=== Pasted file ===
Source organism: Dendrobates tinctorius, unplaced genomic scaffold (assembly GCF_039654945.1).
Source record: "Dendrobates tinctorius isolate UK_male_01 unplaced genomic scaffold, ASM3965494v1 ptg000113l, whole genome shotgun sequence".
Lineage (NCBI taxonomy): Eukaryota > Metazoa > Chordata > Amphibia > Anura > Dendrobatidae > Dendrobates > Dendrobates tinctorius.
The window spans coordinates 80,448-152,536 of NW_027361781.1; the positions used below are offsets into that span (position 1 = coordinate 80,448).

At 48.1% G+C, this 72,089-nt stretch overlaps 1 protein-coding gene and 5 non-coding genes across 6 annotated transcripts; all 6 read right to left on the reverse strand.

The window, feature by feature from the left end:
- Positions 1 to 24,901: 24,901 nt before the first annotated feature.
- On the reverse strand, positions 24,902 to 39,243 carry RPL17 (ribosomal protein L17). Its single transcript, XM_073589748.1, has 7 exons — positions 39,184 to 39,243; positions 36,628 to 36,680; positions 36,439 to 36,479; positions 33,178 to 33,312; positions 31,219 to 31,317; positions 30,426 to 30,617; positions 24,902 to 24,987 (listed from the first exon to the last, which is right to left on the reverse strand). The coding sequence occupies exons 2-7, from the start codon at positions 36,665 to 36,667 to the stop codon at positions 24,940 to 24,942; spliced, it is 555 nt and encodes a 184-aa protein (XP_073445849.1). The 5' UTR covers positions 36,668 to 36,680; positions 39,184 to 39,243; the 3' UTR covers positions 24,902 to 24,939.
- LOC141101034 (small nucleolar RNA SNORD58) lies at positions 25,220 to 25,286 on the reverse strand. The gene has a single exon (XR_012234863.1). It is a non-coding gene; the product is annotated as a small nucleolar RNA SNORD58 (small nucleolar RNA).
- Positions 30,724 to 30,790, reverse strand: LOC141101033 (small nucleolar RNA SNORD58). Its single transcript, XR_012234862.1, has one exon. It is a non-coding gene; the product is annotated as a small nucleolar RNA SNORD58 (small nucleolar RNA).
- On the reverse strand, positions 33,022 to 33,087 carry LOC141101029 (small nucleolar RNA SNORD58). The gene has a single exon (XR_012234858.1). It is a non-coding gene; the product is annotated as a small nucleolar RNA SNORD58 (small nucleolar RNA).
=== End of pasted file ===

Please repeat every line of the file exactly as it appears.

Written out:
Source organism: Dendrobates tinctorius, unplaced genomic scaffold (assembly GCF_039654945.1).
Source record: "Dendrobates tinctorius isolate UK_male_01 unplaced genomic scaffold, ASM3965494v1 ptg000113l, whole genome shotgun sequence".
Lineage (NCBI taxonomy): Eukaryota > Metazoa > Chordata > Amphibia > Anura > Dendrobatidae > Dendrobates > Dendrobates tinctorius.
The window spans coordinates 80,448-152,536 of NW_027361781.1; the positions used below are offsets into that span (position 1 = coordinate 80,448).

At 48.1% G+C, this 72,089-nt stretch overlaps 1 protein-coding gene and 5 non-coding genes across 6 annotated transcripts; all 6 read right to left on the reverse strand.

The window, feature by feature from the left end:
- Positions 1 to 24,901: 24,901 nt before the first annotated feature.
- On the reverse strand, positions 24,902 to 39,243 carry RPL17 (ribosomal protein L17). Its single transcript, XM_073589748.1, has 7 exons — positions 39,184 to 39,243; positions 36,628 to 36,680; positions 36,439 to 36,479; positions 33,178 to 33,312; positions 31,219 to 31,317; positions 30,426 to 30,617; positions 24,902 to 24,987 (listed from the first exon to the last, which is right to left on the reverse strand). The coding sequence occupies exons 2-7, from the start codon at positions 36,665 to 36,667 to the stop codon at positions 24,940 to 24,942; spliced, it is 555 nt and encodes a 184-aa protein (XP_073445849.1). The 5' UTR covers positions 36,668 to 36,680; positions 39,184 to 39,243; the 3' UTR covers positions 24,902 to 24,939.
- LOC141101034 (small nucleolar RNA SNORD58) lies at positions 25,220 to 25,286 on the reverse strand. The gene has a single exon (XR_012234863.1). It is a non-coding gene; the product is annotated as a small nucleolar RNA SNORD58 (small nucleolar RNA).
- Positions 30,724 to 30,790, reverse strand: LOC141101033 (small nucleolar RNA SNORD58). Its single transcript, XR_012234862.1, has one exon. It is a non-coding gene; the product is annotated as a small nucleolar RNA SNORD58 (small nucleolar RNA).
- On the reverse strand, positions 33,022 to 33,087 carry LOC141101029 (small nucleolar RNA SNORD58). The gene has a single exon (XR_012234858.1). It is a non-coding gene; the product is annotated as a small nucleolar RNA SNORD58 (small nucleolar RNA).